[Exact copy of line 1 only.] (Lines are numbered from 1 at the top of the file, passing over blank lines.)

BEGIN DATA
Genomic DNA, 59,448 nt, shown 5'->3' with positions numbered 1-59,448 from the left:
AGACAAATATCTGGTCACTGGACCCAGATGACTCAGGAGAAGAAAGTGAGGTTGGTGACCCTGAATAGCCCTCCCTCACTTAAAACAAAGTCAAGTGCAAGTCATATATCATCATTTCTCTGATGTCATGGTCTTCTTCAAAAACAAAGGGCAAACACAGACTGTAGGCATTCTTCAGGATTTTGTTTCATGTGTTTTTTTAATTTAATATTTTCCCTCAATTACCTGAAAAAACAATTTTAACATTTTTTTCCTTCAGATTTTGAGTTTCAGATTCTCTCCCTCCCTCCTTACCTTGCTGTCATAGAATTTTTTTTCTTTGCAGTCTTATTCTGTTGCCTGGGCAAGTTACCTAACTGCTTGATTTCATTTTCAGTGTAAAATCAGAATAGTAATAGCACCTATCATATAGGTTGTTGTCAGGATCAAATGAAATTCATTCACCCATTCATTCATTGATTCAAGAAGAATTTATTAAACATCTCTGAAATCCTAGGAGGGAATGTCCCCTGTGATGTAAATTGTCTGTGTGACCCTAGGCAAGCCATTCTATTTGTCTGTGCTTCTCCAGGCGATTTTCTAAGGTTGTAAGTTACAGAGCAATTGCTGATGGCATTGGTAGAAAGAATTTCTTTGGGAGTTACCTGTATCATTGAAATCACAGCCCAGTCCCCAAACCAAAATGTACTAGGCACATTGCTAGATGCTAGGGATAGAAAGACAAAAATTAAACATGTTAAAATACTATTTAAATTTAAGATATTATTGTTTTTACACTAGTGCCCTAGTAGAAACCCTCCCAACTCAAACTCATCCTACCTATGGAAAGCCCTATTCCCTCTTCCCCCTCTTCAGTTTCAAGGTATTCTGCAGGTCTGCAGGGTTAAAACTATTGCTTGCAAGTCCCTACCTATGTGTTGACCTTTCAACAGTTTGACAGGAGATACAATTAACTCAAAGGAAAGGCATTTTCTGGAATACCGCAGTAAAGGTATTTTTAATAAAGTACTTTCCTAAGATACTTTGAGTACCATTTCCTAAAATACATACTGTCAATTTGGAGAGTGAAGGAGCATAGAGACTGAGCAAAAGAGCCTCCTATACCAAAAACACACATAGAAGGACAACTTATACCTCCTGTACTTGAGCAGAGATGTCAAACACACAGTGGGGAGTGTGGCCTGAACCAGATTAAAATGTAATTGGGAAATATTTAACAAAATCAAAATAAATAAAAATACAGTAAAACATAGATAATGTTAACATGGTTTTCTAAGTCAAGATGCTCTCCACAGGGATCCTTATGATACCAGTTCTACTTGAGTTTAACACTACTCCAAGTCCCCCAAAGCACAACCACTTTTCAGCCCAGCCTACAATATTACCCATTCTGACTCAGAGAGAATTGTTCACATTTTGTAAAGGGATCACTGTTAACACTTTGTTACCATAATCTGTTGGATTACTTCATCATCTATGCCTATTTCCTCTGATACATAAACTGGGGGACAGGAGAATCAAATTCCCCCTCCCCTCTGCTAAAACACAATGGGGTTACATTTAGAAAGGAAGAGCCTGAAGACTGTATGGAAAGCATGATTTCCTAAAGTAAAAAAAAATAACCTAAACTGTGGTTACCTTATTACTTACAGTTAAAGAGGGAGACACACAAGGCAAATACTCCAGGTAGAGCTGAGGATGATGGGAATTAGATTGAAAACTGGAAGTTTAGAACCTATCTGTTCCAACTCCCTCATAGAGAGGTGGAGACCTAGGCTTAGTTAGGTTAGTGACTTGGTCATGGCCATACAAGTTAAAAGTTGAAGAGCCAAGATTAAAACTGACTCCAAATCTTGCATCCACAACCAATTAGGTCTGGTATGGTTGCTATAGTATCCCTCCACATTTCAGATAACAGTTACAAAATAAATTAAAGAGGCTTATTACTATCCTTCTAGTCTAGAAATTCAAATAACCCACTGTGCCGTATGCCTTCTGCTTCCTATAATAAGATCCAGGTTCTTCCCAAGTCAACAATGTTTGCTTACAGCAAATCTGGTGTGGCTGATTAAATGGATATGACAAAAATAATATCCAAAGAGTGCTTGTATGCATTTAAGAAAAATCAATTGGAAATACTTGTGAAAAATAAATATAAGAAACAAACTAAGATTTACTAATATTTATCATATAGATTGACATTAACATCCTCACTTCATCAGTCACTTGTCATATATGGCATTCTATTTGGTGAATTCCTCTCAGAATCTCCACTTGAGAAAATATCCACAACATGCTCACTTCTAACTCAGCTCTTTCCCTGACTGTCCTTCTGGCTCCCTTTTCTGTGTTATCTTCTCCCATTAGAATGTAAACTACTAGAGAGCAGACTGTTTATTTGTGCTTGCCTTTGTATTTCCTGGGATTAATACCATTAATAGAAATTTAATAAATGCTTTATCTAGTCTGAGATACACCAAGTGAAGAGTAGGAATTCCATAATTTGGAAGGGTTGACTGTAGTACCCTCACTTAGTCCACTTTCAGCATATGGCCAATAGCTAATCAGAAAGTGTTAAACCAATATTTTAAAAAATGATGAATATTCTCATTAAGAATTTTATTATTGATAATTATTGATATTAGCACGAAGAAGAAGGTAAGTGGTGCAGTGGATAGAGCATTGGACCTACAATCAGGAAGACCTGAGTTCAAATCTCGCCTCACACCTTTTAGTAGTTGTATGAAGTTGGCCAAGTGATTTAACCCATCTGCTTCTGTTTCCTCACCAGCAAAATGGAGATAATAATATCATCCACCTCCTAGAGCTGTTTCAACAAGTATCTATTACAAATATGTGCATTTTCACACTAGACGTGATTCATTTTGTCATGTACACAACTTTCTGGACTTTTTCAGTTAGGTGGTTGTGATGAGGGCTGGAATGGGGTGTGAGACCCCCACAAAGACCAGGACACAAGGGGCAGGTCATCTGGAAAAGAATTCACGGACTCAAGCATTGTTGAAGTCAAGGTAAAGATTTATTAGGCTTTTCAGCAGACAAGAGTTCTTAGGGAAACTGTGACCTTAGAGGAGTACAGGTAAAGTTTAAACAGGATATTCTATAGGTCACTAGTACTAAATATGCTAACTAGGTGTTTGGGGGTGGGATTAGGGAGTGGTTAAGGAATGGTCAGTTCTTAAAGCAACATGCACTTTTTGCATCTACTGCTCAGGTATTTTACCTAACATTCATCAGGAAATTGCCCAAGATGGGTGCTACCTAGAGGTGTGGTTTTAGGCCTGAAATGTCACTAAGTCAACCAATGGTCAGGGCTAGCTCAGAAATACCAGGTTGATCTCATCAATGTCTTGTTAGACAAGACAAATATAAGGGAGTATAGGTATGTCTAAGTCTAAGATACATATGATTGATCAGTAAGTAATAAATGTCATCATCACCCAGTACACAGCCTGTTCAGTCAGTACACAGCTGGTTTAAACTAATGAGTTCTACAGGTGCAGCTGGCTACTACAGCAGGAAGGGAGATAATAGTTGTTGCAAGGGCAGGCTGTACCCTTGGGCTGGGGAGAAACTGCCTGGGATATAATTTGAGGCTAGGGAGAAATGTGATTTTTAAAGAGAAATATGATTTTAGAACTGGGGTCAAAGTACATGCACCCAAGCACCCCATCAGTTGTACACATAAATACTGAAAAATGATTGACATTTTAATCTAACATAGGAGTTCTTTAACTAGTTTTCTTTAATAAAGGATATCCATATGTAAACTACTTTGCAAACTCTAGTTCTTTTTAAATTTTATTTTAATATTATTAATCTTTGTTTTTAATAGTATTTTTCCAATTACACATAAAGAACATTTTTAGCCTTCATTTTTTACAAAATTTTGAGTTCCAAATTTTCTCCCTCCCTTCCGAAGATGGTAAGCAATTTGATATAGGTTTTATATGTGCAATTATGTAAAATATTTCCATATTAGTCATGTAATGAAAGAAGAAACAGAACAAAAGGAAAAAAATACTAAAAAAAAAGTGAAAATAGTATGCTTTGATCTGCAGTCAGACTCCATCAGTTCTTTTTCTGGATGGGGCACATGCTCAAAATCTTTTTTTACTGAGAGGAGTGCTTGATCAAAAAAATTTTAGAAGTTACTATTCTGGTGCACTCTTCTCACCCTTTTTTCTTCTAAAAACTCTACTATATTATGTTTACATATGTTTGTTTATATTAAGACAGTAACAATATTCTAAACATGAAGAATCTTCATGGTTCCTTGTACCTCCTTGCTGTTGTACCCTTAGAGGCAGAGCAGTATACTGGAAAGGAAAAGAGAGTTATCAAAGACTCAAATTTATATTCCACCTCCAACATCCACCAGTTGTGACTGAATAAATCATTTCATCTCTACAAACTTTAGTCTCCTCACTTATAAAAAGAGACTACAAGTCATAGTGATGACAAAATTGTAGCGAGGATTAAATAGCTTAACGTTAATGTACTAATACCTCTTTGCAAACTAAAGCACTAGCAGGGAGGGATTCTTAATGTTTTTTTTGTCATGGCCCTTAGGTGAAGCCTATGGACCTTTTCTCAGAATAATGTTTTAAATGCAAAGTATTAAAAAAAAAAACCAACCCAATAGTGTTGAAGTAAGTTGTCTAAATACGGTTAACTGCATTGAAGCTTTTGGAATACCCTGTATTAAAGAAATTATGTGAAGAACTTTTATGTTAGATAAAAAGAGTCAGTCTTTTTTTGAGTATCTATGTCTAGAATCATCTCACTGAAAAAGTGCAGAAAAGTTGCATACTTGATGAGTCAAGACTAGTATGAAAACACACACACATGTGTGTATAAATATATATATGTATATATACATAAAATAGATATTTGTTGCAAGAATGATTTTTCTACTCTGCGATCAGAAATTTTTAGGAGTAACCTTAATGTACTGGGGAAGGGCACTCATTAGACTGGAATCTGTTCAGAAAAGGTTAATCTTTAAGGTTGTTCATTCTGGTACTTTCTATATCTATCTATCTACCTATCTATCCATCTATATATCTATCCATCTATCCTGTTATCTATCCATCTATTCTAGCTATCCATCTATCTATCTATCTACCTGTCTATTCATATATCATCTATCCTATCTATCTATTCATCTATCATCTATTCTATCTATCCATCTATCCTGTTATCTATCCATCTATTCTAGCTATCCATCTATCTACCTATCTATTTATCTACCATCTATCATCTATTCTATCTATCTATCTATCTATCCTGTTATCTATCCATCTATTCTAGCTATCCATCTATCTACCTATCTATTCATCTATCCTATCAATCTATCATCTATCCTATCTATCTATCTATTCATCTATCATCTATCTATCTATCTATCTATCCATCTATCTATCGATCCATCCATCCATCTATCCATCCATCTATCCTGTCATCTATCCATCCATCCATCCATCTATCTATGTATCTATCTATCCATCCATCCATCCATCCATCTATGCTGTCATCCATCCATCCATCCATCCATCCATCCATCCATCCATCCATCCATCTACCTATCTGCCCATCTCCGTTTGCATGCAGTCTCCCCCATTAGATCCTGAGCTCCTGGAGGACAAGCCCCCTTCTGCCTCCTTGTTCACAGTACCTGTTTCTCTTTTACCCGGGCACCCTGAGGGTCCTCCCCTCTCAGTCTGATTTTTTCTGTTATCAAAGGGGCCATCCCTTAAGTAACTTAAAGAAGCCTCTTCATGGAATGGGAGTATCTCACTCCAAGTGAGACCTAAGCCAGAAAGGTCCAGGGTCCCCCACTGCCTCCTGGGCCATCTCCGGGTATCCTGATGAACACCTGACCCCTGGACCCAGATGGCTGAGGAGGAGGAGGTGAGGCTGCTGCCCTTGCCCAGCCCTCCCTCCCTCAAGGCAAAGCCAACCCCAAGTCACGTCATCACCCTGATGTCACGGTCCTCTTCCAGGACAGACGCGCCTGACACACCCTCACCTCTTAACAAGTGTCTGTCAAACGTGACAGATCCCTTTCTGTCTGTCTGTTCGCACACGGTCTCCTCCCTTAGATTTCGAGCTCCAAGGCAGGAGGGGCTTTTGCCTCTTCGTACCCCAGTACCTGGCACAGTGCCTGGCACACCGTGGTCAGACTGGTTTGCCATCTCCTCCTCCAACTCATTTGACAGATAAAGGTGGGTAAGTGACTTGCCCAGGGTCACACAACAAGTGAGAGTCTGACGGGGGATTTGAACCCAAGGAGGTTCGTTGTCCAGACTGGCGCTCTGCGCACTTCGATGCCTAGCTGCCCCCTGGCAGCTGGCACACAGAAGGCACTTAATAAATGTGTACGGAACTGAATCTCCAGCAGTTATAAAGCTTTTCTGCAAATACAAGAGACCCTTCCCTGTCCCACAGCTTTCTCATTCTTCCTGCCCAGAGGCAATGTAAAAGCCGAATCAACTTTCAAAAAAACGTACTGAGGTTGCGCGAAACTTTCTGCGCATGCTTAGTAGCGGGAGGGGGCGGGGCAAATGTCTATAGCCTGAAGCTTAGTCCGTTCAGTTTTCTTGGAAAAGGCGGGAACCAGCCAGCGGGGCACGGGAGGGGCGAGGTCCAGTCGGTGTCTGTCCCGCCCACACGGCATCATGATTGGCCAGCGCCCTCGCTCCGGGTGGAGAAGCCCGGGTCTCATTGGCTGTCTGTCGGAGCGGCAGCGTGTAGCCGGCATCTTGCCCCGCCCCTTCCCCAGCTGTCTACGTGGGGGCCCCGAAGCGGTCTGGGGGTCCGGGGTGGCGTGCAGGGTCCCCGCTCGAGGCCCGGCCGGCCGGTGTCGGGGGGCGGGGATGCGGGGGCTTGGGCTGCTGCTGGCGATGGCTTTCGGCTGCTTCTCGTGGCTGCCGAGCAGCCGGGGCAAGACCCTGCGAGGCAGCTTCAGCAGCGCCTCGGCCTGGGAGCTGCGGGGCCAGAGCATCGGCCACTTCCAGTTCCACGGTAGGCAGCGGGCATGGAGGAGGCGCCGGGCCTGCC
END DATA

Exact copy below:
Genomic DNA, 59,448 nt, shown 5'->3' with positions numbered 1-59,448 from the left: